Significant details are peppered throughout the novel. Yossi's friend and collaborator Arieh who works for the Mossad (Israeli Secret Service) worries about his personal safety when he decides to quit the organisation. A telling detail.
Then there are the humorous touches, such as the delightful contradiction when Yossi and Arieh happen upon the long dead corpse of an Arab soldier. Being good Israelis, (and even though Arieh is an Atheist) they take pains to bury the body with dignity, even while staking out the territory with the intention of abducting an Arab suspect for questioning.
These are many such moments that serve to enrich the text, defining the character of life in Israel, and the surrounding territories. Part of the enjoyment of the novel comes from the settings. Steinitz provides us with intimate details about a rich and varied landscape, from the ancient alleyways and streets of Jerusalem to the arid desert.
There are some intriguingly intricate passages, descriptions of time spent by Yossi in the photography studio where he lovingly develops photos from his camera, or the target practice at the gun range, where Yossi tries alternate shooting positions, with attention to posture and distance. These technical episodes are lightly carved out in the text, detailed but never laborious, which is a gift for a technophobe like me! This means the novel should appeal to men and and women alike.
I particularly enjoyed the writer's descriptions of the Israeli diet, small but significant details that show the environment and culture of Jerusalem, such as the small detail that Yossi prefers his Falafel made from Egyptian ful beans instead of chick peas. Or the fact that chicken is readily available whereas lamb or mutton is longer used for Yossi's beloved Shwarma.
You also learn of the natural community friendliness of the Israelis for one another, (something I personally remember from time spent there in the 1980's). Yossi's right hand man, Dan, who starts out as his driver, develops into a close friend.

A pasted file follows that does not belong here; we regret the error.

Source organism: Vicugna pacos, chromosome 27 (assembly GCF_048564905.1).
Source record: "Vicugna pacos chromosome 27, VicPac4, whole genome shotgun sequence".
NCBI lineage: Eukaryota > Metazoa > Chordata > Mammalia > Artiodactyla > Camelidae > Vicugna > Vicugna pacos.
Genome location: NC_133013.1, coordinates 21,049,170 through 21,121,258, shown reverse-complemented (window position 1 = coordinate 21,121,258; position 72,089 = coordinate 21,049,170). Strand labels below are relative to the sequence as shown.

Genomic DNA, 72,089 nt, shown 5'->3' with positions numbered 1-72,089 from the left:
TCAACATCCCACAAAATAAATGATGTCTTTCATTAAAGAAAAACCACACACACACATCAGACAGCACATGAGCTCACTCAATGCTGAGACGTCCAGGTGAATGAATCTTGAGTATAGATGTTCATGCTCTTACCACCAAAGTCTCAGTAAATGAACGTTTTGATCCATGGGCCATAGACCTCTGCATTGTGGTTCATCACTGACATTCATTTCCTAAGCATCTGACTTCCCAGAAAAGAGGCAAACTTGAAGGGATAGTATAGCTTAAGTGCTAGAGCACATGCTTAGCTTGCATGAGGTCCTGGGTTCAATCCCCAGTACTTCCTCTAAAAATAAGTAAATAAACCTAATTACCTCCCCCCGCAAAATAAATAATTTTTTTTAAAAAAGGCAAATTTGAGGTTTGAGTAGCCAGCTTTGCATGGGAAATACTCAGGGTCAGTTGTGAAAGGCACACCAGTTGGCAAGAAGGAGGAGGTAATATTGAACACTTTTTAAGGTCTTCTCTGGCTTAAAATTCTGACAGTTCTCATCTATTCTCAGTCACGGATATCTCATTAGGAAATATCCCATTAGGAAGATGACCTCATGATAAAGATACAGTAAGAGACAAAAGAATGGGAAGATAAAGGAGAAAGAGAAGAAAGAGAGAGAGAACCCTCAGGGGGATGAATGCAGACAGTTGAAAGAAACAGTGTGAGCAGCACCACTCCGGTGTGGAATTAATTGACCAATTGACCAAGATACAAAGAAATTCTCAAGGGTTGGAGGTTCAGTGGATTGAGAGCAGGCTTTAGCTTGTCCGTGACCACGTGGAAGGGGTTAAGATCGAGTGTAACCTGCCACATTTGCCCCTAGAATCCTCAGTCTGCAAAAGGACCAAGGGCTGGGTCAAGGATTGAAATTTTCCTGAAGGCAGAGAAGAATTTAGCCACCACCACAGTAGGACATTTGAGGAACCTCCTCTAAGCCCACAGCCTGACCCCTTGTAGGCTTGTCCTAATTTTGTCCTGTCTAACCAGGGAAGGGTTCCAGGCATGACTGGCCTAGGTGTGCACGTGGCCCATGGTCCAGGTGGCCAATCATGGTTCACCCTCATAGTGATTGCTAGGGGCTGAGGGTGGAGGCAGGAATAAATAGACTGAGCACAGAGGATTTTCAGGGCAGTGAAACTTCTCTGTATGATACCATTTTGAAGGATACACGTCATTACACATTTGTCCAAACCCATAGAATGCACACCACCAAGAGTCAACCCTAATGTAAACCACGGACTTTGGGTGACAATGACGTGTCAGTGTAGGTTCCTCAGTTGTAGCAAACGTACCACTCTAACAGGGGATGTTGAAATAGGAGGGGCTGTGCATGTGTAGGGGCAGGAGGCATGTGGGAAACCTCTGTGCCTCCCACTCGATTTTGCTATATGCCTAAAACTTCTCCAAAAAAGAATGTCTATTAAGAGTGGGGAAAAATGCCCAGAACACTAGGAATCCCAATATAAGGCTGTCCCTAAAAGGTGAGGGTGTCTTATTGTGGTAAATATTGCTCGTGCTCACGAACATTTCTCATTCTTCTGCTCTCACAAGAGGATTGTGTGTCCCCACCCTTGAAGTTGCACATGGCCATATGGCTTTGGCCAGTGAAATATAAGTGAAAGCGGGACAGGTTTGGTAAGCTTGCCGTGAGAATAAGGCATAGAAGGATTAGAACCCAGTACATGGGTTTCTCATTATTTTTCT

Overall, the book is well written and elegantly constructed, even if it occasionally reads like a primer for understanding Israeli - Palestinian relationships. It has the traditional style of storytelling, where the nuances of conversation and friendship are equally important to the dramatic turn of events.
I would highly recommend this book to any reader interested in the true face of Israel. The writer, through his laid-back protagonist Yossi, gives us a meaningful insight into Israeli people. We see a glimpse of the real Israel, instead of the warped stereotype we so often receive in the Western media.
An important and enjoyable book, well worth reading. "
"Breathtaking suspense and mystery drives this oversees thriller. My complete concentration and attention got lost in this alternate realistic world, which most of us never get a chance to experience. The author sparked my imagination allowing me to dive into the elaborate and rich storyline to thoroughly enjoy. "